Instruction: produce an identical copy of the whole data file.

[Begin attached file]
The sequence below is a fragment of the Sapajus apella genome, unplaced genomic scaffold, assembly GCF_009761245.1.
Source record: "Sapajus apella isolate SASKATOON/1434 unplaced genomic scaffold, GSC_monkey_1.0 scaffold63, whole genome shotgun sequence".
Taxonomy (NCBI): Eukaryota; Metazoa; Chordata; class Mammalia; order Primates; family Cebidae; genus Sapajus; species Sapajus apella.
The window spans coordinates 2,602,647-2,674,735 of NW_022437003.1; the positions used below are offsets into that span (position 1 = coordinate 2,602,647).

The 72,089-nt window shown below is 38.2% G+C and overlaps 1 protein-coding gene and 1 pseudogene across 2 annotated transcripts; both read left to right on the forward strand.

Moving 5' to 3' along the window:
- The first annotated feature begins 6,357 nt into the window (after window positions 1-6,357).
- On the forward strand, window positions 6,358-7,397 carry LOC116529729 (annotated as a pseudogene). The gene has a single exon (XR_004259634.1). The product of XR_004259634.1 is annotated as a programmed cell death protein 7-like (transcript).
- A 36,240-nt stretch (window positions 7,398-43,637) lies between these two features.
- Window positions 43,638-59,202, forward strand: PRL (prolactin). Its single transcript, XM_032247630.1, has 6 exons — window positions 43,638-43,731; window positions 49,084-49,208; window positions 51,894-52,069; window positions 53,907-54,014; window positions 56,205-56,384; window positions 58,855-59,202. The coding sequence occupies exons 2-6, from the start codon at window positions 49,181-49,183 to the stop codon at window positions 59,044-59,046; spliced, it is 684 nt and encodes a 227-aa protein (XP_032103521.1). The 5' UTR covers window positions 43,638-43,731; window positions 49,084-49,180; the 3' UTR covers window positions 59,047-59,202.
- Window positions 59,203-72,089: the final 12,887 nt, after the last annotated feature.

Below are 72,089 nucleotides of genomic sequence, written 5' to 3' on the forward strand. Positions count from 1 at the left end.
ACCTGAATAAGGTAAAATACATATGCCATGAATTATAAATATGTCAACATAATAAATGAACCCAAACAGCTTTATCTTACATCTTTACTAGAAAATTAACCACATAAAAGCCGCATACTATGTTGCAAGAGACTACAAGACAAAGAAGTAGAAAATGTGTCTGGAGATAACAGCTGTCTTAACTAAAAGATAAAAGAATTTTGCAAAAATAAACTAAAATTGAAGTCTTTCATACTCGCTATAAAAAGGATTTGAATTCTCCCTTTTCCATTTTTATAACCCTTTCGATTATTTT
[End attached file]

The sequence below is a fragment of the Sapajus apella genome, unplaced genomic scaffold, assembly GCF_009761245.1.
Source record: "Sapajus apella isolate SASKATOON/1434 unplaced genomic scaffold, GSC_monkey_1.0 scaffold63, whole genome shotgun sequence".
Taxonomy (NCBI): Eukaryota; Metazoa; Chordata; class Mammalia; order Primates; family Cebidae; genus Sapajus; species Sapajus apella.
The window spans coordinates 2,602,647-2,674,735 of NW_022437003.1; the positions used below are offsets into that span (position 1 = coordinate 2,602,647).

The 72,089-nt window shown below is 38.2% G+C and overlaps 1 protein-coding gene and 1 pseudogene across 2 annotated transcripts; both read left to right on the forward strand.

Moving 5' to 3' along the window:
- The first annotated feature begins 6,357 nt into the window (after window positions 1-6,357).
- On the forward strand, window positions 6,358-7,397 carry LOC116529729 (annotated as a pseudogene). The gene has a single exon (XR_004259634.1). The product of XR_004259634.1 is annotated as a programmed cell death protein 7-like (transcript).
- A 36,240-nt stretch (window positions 7,398-43,637) lies between these two features.
- Window positions 43,638-59,202, forward strand: PRL (prolactin). Its single transcript, XM_032247630.1, has 6 exons — window positions 43,638-43,731; window positions 49,084-49,208; window positions 51,894-52,069; window positions 53,907-54,014; window positions 56,205-56,384; window positions 58,855-59,202. The coding sequence occupies exons 2-6, from the start codon at window positions 49,181-49,183 to the stop codon at window positions 59,044-59,046; spliced, it is 684 nt and encodes a 227-aa protein (XP_032103521.1). The 5' UTR covers window positions 43,638-43,731; window positions 49,084-49,180; the 3' UTR covers window positions 59,047-59,202.
- Window positions 59,203-72,089: the final 12,887 nt, after the last annotated feature.

Below are 72,089 nucleotides of genomic sequence, written 5' to 3' on the forward strand. Positions count from 1 at the left end.
ACCTGAATAAGGTAAAATACATATGCCATGAATTATAAATATGTCAACATAATAAATGAACCCAAACAGCTTTATCTTACATCTTTACTAGAAAATTAACCACATAAAAGCCGCATACTATGTTGCAAGAGACTACAAGACAAAGAAGTAGAAAATGTGTCTGGAGATAACAGCTGTCTTAACTAAAAGATAAAAGAATTTTGCAAAAATAAACTAAAATTGAAGTCTTTCATACTCGCTATAAAAAGGATTTGAATTCTCCCTTTTCCATTTTTATAACCCTTTCGATTATTTT